From the Desk of Helena Whitbread II

Posted on July 27, 2012

8


…in which Anne Lister meets a certain Italian diva.

On Friday 27th July, Helena Whitbread writes:

Spent a pleasant day in York yesterday with sister Eileen and daughter Claire. Had lunch at the historic Assembly Rooms (now an Italian restaurant). Strange to think that, the day before our visit, I was writing, as her biographer, about Anne Lister’s presence in that very same room, almost two hundred years ago, when the officers of the 2d Dragoon Guards, who were stationed at York barracks, had given a ball there. The ambience, of course, was totally changed. Where Anne Lister would have seen gorgeously dressed women in long gowns dancing sedately with their partners under candle-lit chandeliers we were met with a rather disillusioning scenario of white and red ultra modern and functional tables and chairs, occupied mostly by mothers and children (it is the summer school holidays here in England).

Despite the discouraging lack of atmosphere, if I closed my eyes (and ears!) I could almost visualise her, standing by one of the pillars in the room, dressed in her customary black attire. “…My dyed satin made into a slip. A striped black gauze over it, prettily trimmed round the bottom. Blond round the top. I looked very well.” (Anne Lister Wed. 9th April 1823.) I raised my glass of Italian wine to her – in silent acknowledgement of her non-visible presence!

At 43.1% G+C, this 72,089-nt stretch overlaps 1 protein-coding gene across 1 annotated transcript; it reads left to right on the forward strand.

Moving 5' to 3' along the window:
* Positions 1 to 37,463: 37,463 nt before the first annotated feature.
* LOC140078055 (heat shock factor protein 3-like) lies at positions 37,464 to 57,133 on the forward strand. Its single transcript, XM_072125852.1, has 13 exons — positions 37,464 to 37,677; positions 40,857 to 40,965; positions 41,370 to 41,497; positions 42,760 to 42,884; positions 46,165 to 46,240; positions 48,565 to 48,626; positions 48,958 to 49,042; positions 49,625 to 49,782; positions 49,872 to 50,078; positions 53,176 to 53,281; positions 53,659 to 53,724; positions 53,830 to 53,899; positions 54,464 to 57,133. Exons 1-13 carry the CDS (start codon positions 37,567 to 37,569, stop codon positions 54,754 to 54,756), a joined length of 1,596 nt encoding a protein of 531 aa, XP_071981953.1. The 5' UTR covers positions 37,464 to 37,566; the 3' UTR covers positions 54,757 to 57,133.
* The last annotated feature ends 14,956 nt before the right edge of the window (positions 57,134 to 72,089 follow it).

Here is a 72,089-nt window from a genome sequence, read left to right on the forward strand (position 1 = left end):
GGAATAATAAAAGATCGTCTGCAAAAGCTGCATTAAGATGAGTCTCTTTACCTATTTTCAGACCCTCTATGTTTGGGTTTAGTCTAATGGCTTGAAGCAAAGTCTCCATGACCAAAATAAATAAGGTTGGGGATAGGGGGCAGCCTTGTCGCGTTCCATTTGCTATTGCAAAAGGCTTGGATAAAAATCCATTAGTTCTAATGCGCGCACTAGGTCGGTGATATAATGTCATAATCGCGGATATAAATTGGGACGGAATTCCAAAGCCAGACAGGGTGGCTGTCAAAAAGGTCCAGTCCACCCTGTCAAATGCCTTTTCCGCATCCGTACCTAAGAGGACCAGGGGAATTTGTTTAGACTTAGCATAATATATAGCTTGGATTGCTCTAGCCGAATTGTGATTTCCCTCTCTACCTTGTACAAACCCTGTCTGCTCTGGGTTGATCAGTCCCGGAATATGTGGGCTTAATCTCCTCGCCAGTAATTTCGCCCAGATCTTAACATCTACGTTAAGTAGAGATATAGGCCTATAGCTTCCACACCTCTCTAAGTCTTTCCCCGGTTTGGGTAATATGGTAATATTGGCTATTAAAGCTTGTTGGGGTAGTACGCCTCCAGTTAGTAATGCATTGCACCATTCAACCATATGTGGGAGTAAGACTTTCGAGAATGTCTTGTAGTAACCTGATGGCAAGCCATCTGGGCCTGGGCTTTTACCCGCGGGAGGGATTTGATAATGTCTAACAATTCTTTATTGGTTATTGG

Things got a little better once we had walked to York Minster, where Anne had often worshipped and where, also, the great Italian soprano, Catalani, sang. In September 1823, Madame Catalani gave a four-day concert there and Anne attended each day. On Sunday 28th September 1823 the singer dined at the home of the Belcombe family in Petergate York. Anne was also at that dinner.

We had a final glimpse of the historic York that Anne would have known when we sat for a while in the tranquility of the walled garden attached to the Treasurer’s House, just behind the Minster. Oh, yes – Anne’s spirit is still to be found haunting the streets and corners of that medieval city if one knows where to look.

From the Desk of Helena Whitbread is a series of e-vignettes sent to us from Helena in the course of her work on the biography of Anne Lister.

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